Positive Psychology: The journey approach to change

Our Positive Psychology columnist Chris Johnstone explores how a growth mindset strengthens our ability to have breakthroughs and generate positive news in our lives and the world

A book title that reassures me is The Myth of Laziness. Author Mel Levine argues that when children fail at school, it’s unlikely that laziness is the cause. More often they’re bumping into a specific difficulty that blocks progress. It’s hard for any child to stay motivated if they keep failing at something. But if you can find out what their difficulty is, and attend to that, you can often help them become re-engaged. The same is true for adults.

I find this helpful when I’m struggling. For example, I’m quite prone to procrastination. When trying to write, I often find my attention wandering. A day may pass with little progress, and I can feel guilty about being lazy or undisciplined. But that doesn’t help me. More useful is to wonder about the obstacles I’m bumping into and consider ways of addressing these. If I’m not clear what to say, then I need to review my core points; if I don’t know enough, then I need to do some research. A problem-solving approach leads to ‘if… then…’ thinking. Rather than feeling blocked and then looking for distractions, I’m opening up a pathway forward.

A lesson I take from Dr Levine’s work is that our responses to failure are powerfully influenced by the story we tell ourselves about its cause. If I see my procrastination as laziness, I’ll condemn myself for not trying hard enough. If I blame it on a lack of natural ability, I might even consider giving up. But if I see my failure to make progress as related to specific conditions that I might be able to change, then I become interested in looking for ways to do that.

“If you’ve ever felt blocked by the thought ‘I could never do that’, imagine what might happen if you refused to be held back and took the first steps”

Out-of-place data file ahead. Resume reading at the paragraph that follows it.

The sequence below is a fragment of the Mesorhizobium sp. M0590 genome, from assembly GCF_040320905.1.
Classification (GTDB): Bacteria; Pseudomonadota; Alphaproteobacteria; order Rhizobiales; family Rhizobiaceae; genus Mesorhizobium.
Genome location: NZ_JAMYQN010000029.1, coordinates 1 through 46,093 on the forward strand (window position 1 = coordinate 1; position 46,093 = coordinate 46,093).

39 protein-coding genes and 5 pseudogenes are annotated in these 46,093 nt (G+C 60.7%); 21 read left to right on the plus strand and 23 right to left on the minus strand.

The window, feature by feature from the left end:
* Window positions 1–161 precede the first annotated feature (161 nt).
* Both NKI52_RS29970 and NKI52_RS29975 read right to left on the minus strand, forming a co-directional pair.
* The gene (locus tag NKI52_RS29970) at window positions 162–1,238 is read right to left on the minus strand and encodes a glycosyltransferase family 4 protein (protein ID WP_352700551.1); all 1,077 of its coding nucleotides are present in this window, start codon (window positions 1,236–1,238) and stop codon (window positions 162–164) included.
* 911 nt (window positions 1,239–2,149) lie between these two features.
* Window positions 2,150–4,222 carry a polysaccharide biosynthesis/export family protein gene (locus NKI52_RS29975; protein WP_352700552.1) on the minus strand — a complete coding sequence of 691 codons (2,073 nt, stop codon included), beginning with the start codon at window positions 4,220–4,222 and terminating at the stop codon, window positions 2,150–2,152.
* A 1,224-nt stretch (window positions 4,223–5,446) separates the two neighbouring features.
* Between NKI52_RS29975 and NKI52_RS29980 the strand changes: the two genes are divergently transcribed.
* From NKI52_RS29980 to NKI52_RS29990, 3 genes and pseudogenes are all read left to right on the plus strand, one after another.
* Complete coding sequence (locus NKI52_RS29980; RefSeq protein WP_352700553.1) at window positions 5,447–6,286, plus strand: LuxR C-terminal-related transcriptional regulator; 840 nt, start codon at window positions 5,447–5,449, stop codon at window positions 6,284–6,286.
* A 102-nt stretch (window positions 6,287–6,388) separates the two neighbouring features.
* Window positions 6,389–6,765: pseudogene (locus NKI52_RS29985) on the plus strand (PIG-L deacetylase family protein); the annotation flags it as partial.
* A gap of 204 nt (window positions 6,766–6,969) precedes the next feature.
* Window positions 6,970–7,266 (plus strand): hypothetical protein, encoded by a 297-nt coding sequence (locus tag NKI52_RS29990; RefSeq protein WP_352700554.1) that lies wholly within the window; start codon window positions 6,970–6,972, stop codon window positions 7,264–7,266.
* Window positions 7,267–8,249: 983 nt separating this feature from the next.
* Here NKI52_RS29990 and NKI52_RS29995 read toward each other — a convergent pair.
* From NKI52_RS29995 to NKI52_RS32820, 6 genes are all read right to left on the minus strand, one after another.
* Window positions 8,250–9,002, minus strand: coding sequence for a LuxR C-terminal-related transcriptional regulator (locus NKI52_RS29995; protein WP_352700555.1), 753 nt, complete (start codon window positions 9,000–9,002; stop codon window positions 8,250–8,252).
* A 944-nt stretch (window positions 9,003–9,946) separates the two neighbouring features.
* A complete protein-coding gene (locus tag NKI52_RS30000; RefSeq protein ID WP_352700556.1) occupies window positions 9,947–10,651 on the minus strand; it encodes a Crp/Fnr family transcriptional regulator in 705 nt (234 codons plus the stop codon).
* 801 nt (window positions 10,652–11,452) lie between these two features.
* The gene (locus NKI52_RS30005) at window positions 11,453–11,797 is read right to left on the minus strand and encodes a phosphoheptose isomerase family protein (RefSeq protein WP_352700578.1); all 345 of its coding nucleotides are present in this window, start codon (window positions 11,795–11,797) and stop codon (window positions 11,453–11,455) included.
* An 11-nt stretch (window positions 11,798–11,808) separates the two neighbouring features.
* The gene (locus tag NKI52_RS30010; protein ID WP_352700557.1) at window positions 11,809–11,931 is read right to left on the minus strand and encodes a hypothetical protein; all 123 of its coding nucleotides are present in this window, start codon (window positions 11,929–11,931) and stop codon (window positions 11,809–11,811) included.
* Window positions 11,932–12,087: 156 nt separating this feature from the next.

A breakthrough with my writing came when a journalist friend told me about the stage of disbelief she experiences. “When I start writing a feature,” she said, “I often feel fidgety and distracted because my task feels impossible. But I’ve learned that if I stick with it, the words eventually flow. I just need to trust the process.” When facing a big challenge it’s easy to feel that the task is beyond us. That’s the stage of disbelief, where we don’t believe we can do it. But if we see change as a process that often moves through stages of frustration, failure and disbelief, then we’re not so put off when we encounter these. I call this perspective ‘the journey approach to change’.

Positive psychologist Carol Dweck uses the term ‘growth mindset’ to refer to this sense of change as a journey, where our efforts to move in a particular direction can cause breakthroughs to occur. Her research shows that this perspective has a profound impact on the way people view themselves and live their lives.

In her book Mindset: How You Can Fulfil your Potential, Dweck writes: “A belief that your qualities can be cultivated leads to a host of different thoughts and actions, taking you down an entirely different road.”

This ‘growth mindset’ can be applied to the challenge of creating positive news – both in our lives and in the world. If you’ve ever felt blocked by the thought “I could never do that,” imagine what might happen if you refused to be held back and took the first steps. If you don’t feel ready, how could you become so, or at least move in that direction?

While the myth of laziness leads to blame, what we need instead is encouragement, support and training that cultivates our ability to get through obstacles. Perhaps if this happened we might have even more positive news to report.